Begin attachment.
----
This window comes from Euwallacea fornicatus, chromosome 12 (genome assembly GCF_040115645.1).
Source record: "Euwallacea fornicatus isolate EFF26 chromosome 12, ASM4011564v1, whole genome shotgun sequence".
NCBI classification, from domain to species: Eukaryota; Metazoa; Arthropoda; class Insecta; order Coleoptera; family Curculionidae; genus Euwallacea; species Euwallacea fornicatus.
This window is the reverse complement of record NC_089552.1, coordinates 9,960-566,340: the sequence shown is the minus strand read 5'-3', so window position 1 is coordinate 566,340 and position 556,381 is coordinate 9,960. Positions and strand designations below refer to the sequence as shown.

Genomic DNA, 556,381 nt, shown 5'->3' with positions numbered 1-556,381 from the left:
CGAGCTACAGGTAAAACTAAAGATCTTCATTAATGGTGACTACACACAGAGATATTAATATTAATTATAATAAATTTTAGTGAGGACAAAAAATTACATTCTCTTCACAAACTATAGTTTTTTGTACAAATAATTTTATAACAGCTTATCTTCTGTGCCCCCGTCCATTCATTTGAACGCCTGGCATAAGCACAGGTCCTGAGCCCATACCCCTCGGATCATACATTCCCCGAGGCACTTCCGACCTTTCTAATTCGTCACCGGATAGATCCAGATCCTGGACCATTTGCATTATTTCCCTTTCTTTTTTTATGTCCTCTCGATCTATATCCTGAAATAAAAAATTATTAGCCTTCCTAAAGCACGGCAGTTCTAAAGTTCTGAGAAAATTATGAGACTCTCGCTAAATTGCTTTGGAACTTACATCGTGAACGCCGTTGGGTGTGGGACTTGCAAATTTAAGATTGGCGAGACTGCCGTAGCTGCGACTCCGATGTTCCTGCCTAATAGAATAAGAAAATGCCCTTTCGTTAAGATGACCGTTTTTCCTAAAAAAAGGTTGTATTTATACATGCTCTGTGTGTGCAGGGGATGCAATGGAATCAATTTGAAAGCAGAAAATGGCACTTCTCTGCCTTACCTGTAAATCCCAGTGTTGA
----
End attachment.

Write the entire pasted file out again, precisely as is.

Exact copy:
This window comes from Euwallacea fornicatus, chromosome 12 (genome assembly GCF_040115645.1).
Source record: "Euwallacea fornicatus isolate EFF26 chromosome 12, ASM4011564v1, whole genome shotgun sequence".
NCBI classification, from domain to species: Eukaryota; Metazoa; Arthropoda; class Insecta; order Coleoptera; family Curculionidae; genus Euwallacea; species Euwallacea fornicatus.
This window is the reverse complement of record NC_089552.1, coordinates 9,960-566,340: the sequence shown is the minus strand read 5'-3', so window position 1 is coordinate 566,340 and position 556,381 is coordinate 9,960. Positions and strand designations below refer to the sequence as shown.

Genomic DNA, 556,381 nt, shown 5'->3' with positions numbered 1-556,381 from the left:
CGAGCTACAGGTAAAACTAAAGATCTTCATTAATGGTGACTACACACAGAGATATTAATATTAATTATAATAAATTTTAGTGAGGACAAAAAATTACATTCTCTTCACAAACTATAGTTTTTTGTACAAATAATTTTATAACAGCTTATCTTCTGTGCCCCCGTCCATTCATTTGAACGCCTGGCATAAGCACAGGTCCTGAGCCCATACCCCTCGGATCATACATTCCCCGAGGCACTTCCGACCTTTCTAATTCGTCACCGGATAGATCCAGATCCTGGACCATTTGCATTATTTCCCTTTCTTTTTTTATGTCCTCTCGATCTATATCCTGAAATAAAAAATTATTAGCCTTCCTAAAGCACGGCAGTTCTAAAGTTCTGAGAAAATTATGAGACTCTCGCTAAATTGCTTTGGAACTTACATCGTGAACGCCGTTGGGTGTGGGACTTGCAAATTTAAGATTGGCGAGACTGCCGTAGCTGCGACTCCGATGTTCCTGCCTAATAGAATAAGAAAATGCCCTTTCGTTAAGATGACCGTTTTTCCTAAAAAAAGGTTGTATTTATACATGCTCTGTGTGTGCAGGGGATGCAATGGAATCAATTTGAAAGCAGAAAATGGCACTTCTCTGCCTTACCTGTAAATCCCAGTGTTGA